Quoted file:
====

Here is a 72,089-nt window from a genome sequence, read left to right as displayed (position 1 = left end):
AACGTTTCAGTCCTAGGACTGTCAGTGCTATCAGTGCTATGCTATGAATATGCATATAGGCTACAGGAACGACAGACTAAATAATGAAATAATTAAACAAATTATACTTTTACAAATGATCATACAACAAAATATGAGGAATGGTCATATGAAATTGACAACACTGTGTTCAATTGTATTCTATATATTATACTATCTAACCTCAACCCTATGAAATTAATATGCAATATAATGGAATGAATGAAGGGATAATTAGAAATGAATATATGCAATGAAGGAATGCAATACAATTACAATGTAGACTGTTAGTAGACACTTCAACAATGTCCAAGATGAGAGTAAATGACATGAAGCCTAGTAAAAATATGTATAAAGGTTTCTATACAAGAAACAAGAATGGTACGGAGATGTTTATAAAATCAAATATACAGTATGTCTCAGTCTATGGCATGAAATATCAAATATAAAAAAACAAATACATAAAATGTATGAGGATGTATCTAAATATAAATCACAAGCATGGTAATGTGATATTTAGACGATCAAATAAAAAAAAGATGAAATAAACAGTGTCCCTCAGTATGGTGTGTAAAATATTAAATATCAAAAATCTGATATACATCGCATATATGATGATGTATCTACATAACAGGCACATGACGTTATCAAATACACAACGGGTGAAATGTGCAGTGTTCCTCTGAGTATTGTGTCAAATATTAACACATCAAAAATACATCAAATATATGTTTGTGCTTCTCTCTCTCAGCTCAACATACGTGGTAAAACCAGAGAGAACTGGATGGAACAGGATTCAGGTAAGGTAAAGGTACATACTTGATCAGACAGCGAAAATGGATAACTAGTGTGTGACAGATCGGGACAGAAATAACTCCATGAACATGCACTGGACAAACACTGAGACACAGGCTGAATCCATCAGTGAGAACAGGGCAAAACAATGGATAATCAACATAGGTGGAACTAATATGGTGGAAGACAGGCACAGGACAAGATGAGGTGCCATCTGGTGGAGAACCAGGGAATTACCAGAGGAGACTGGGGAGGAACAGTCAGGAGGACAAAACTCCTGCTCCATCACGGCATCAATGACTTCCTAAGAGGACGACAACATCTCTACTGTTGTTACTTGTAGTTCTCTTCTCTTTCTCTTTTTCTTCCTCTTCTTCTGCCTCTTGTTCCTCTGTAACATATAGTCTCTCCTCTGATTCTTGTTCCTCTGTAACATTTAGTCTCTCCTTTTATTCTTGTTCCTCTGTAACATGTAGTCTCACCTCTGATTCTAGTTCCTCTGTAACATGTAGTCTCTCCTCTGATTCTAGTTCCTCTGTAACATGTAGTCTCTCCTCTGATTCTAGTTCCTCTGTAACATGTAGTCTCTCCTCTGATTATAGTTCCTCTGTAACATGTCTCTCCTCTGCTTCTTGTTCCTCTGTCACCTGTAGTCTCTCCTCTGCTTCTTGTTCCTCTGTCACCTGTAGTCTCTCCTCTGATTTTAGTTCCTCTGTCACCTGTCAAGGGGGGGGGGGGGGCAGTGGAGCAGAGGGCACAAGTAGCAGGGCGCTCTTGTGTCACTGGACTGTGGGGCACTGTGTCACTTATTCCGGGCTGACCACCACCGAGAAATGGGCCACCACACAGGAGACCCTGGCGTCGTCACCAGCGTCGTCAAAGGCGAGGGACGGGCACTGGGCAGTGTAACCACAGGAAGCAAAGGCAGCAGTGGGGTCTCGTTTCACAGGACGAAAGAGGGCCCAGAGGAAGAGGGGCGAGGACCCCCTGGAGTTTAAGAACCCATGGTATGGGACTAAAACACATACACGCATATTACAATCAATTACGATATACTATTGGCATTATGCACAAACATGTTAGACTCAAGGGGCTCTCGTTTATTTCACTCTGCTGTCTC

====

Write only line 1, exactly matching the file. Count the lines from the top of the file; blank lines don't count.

Here is a 72,089-nt window from a genome sequence, read left to right as displayed (position 1 = left end):